Origins of Physical Literacy


The concept of physical literacy was formally launched in 2001, in Whitehead’s (2001) initial paper entitled, ‘The Concept of Physical Literacy’. Although, Whitehead recognised in this paper that the term physical literacy was something that was already being used within the education profession, and more specifically, within physical education, for some time previous to this paper being published, it had at this point, received little attention (Whitehead, 2001). Whitehead (2001) also describes how the term physical literacy was being used previous to this paper as an alternative to the idea of being physically educated.

Whitehead’s Initial Motivation

Whitehead’s initial motivation to develop the concept of physical literacy was focussed around four main principles. Firstly, her interest in the philosophical writings of existentialism and phenomenology gave significant support for the centrality of embodiment in human existence, and thus elevated the argument towards embodiment as fundamental to human life (Whitehead, 2010).

Secondly, despite the overwhelming evidence including the philosophical writings mentioned above regarding the importance of embodiment for human existence, movement development was considered secondary to language, numeracy and social development within early childhood (Whitehead, 2010).

Thirdly, physical literacy could be used to address the growing drift away from physical activity as part of everyday lifestyle, particularly in developed countries. Physical literacy could also serve as the means to elevate the value that physical activity has in enriching life, throughout the life course (Whitehead, 2010). Finally, there was a growing concern about the general direction that physical education was taking in many developed countries, including the UK, which judged by Whitehead placed too much emphasis on high-level performance and elitism within physical education (Whitehead, 2010).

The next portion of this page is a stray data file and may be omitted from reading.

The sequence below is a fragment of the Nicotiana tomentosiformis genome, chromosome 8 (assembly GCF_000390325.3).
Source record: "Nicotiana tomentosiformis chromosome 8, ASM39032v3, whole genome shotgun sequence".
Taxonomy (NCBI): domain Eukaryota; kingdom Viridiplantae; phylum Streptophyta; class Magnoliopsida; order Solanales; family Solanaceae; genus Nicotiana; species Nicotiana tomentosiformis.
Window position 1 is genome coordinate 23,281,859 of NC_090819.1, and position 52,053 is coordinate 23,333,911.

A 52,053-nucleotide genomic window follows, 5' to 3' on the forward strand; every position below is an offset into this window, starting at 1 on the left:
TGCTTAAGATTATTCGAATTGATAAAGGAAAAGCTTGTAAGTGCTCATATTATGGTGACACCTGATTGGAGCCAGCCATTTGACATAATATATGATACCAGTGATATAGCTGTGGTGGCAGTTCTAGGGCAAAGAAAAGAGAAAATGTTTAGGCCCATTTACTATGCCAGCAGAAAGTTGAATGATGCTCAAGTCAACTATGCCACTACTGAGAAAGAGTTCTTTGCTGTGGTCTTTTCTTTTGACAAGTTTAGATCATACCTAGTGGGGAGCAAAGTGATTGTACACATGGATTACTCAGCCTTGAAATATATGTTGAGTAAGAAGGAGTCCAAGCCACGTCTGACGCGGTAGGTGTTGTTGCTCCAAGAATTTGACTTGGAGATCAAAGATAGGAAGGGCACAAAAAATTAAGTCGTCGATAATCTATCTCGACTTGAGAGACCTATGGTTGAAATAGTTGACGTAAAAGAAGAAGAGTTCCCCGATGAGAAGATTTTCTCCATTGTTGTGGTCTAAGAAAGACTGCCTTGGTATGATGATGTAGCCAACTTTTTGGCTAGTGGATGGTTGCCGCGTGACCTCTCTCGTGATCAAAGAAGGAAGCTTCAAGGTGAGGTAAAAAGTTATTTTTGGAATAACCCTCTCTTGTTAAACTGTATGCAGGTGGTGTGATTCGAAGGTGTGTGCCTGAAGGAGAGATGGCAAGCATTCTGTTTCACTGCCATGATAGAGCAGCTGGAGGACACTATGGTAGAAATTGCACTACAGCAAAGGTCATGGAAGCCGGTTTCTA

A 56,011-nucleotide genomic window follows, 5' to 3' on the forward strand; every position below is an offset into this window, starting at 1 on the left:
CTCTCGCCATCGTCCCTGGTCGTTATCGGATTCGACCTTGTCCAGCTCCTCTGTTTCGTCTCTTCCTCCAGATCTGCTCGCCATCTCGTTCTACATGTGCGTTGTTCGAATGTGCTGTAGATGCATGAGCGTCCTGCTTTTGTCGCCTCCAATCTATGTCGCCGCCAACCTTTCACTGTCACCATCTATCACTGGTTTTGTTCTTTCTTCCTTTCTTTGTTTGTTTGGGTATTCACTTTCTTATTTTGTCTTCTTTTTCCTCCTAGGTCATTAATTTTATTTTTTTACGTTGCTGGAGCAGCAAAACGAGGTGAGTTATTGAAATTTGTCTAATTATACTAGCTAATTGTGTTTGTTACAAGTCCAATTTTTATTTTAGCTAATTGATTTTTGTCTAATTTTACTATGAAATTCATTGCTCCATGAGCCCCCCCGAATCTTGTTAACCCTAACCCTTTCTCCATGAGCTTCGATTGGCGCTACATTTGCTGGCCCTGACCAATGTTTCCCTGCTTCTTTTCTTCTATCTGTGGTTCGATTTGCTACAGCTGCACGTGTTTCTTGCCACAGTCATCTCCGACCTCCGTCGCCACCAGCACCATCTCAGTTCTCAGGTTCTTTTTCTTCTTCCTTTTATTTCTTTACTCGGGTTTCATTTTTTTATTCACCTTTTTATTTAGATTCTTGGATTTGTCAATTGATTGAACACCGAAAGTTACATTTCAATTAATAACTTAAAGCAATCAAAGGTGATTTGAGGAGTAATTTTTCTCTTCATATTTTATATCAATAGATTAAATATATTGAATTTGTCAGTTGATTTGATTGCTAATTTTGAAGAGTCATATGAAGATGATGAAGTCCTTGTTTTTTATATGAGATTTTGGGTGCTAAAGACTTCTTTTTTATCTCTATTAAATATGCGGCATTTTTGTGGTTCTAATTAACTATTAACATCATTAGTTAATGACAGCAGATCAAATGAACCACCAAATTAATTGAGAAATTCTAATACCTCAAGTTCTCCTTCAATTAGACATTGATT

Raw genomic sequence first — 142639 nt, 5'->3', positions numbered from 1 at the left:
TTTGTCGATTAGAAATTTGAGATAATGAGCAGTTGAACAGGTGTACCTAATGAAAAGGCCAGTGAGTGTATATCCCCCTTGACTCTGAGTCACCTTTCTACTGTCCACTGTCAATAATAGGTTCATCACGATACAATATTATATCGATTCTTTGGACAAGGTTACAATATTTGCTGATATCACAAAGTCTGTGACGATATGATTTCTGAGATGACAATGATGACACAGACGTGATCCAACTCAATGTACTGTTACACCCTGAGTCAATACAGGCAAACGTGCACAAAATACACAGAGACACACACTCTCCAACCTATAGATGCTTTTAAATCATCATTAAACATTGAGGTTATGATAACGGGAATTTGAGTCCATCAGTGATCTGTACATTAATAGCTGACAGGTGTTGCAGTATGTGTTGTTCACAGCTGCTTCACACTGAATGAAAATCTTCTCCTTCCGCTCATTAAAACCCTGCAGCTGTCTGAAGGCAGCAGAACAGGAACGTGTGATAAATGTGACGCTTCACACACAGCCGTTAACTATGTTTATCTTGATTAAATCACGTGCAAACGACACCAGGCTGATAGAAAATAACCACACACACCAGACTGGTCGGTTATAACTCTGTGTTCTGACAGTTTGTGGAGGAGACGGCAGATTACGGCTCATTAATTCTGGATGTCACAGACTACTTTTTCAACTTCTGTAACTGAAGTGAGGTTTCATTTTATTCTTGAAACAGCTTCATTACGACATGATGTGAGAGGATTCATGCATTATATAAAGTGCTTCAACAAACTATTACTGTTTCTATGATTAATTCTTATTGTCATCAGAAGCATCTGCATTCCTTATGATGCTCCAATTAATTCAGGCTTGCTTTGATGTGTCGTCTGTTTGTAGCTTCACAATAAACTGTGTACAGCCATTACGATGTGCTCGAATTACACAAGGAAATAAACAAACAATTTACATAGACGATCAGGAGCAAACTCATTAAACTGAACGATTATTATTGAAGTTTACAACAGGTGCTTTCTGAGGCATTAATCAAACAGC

Whitehead, has, since 2001, campaigned to raise the awareness of the concept and develop the theoretical and philosophical underpinning of physical literacy (Whitehead, 2001, 2005, 2006, 2007a, 2007b, 2009, 2010, 2013 and 2014). Since the formal introduction of the contemporary notion of physical literacy in 2001, the concept has developed considerably and as a result has gained global attention in relation to its potential to revolutionise how physical activity and physical education are perceived and approached. This rapid development does not appear to be slowing in fact momentum continues to grow across the world.


  • Whitehead, M. E. (2001a) The Concept of Physical Literacy. British Journal of Teaching Physical Education.
  • Whitehead, M. E. (2005) The Concept of Physical Literacy and the development of a sense of self. IAPESGW
  • Whitehead, M. E. (2006) Physical Literacy and Physical Education: Conceptual Mapping. Physical Education Matters 1, (1), 6-9.
  • Whitehead, M. E. (2007a) Physical Literacy: Philosophical considerations in relation to the development of self, universality and propositional knowledge. Sport Ethics and Philosophy, 1:3, pp. 281-298.
  • Whitehead, M. E. (2007b) Physical Literacy as the goal of Physical Education with particular reference to girls and young women. Unpublished paper given at CAHPERD Conference May 2007.
  • Whitehead, M. E. (2009) Physical Literacy as a Human Intelligence and as a Human Capability. IAPESGW Stellenbosch 2009.
  • Whitehead, M. E. (Eds) (2010) Physical Literacy: Throughout the Lifecourse. London: Routledge.
  • Whitehead, M. E. (2013) What is physical literacy and how does it impact on physical education? In S. Capel and M. Whitehead (eds). Debates in physical education, 1st ed. New York: Routledge, p.46.
  • Whitehead, M. E. (2014) What is the philosophical underpinning of physical literacy? MESH MAP. Accessed Online: 4th January 2016. Available at:

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